Brief Introduction to Xinjiang

Xinjiang Uygur Autonomous Region in Northwest China is a place full of fantasy. A saying goes, “You won’t know how large China is if you haven’t been to Xinjiang”. Xinjiang takes up one sixth of China’s total area, 16 times as large as Zhejiang Province, making it the largest of China’s regions and provinces.

Kanas Lake

The topography of Xinjiang features three mountain ranges and two basins: the Altai Mountains in the north, the Tianshan Mountains running through the middle of the region from east to west, the Kunlun Mountains in the south, Dzungarian Basin and Tarim Basin between the three mountain ranges.


In Xinjiang there are glaciers, snow-capped mountains, immense deserts, dense forests, lush grasslands, lakes, wetlands and the fantastic Yadan landform unique to Xinjiang. You can find almost all kinds of natural scenery in this region. People who have lived in the cities for too long will feel their visions broadened when they see the beauty of the great nature in Xinjiang.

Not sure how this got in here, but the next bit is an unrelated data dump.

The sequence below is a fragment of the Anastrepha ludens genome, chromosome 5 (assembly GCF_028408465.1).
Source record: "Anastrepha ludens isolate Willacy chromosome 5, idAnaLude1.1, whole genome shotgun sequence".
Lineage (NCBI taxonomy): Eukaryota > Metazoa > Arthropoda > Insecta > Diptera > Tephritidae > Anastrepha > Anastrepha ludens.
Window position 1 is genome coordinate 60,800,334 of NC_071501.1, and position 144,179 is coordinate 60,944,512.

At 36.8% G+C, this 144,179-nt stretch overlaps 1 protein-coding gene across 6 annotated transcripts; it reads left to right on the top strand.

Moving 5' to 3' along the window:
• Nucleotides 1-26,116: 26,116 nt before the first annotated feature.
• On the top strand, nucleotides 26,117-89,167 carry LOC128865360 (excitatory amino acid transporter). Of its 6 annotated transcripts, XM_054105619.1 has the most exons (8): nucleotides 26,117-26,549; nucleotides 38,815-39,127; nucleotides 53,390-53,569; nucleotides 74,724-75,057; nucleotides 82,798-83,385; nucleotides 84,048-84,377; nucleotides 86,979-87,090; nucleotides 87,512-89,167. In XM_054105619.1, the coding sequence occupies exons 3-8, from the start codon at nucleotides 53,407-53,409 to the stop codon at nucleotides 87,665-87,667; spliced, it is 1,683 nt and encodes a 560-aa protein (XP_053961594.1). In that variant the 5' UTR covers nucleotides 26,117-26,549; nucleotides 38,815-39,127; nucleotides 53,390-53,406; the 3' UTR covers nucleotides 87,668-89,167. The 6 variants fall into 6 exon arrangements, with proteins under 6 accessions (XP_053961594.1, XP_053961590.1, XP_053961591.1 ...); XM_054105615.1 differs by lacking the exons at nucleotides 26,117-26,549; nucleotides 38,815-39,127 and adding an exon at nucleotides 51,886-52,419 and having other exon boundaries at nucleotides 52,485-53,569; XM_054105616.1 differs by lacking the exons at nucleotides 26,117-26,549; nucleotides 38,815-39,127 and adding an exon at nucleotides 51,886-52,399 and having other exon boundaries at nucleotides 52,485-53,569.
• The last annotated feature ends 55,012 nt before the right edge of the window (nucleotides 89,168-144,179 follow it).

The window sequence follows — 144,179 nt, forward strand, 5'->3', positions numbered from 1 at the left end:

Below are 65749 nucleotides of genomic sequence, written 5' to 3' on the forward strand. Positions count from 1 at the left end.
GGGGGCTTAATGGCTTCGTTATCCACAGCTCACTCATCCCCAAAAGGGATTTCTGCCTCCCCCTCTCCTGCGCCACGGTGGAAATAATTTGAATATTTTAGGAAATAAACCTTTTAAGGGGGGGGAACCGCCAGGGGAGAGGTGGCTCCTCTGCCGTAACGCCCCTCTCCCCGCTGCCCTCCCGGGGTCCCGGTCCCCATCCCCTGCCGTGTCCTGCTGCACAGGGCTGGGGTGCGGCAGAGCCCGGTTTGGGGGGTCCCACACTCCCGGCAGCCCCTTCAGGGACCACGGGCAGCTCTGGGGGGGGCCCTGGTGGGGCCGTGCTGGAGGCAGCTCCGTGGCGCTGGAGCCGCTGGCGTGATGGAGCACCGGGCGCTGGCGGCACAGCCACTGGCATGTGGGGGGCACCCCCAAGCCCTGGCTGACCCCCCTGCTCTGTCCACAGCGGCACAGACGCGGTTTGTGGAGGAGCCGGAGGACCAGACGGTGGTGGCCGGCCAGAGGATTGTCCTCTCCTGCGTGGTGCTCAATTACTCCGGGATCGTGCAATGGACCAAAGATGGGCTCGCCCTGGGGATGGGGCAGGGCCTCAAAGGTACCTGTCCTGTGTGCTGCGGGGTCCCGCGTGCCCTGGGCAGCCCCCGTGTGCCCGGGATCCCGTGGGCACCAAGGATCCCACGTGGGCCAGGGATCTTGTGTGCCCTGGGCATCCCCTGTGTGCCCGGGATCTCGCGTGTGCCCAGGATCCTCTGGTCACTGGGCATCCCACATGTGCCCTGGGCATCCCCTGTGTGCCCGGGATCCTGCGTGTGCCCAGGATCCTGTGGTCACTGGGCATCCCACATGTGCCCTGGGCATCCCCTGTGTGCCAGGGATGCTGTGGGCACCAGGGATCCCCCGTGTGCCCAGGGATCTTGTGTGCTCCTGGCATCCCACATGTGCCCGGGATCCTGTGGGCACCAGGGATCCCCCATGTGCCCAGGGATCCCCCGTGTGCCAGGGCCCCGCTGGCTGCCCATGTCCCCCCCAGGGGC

Xinjiang boasts a long history. The Old Silk Road traversed through this region in ancient times. The region has remained an important passageway linking the East with the West. It has preserved countless historical sites. Many beautiful stories are told about this region.


The local population is composed of many ethnic groups, among which are thirteen ethnic groups with a comparatively large population, namely, the Uygur, Han, Kazakh, Mongolian, Hui, Kirgis, Tajik, Xibo, Uzbek, Manchurian, Daur, Tatar and Russian. The Uygurs are the largest ethnic group, accounting for 47 percent of the total population of Xinjiang. The local folklore is rich and colorful thanks to the different cultural backgrounds, customs, festivals, celebrations and living habits of the various ethnic groups.

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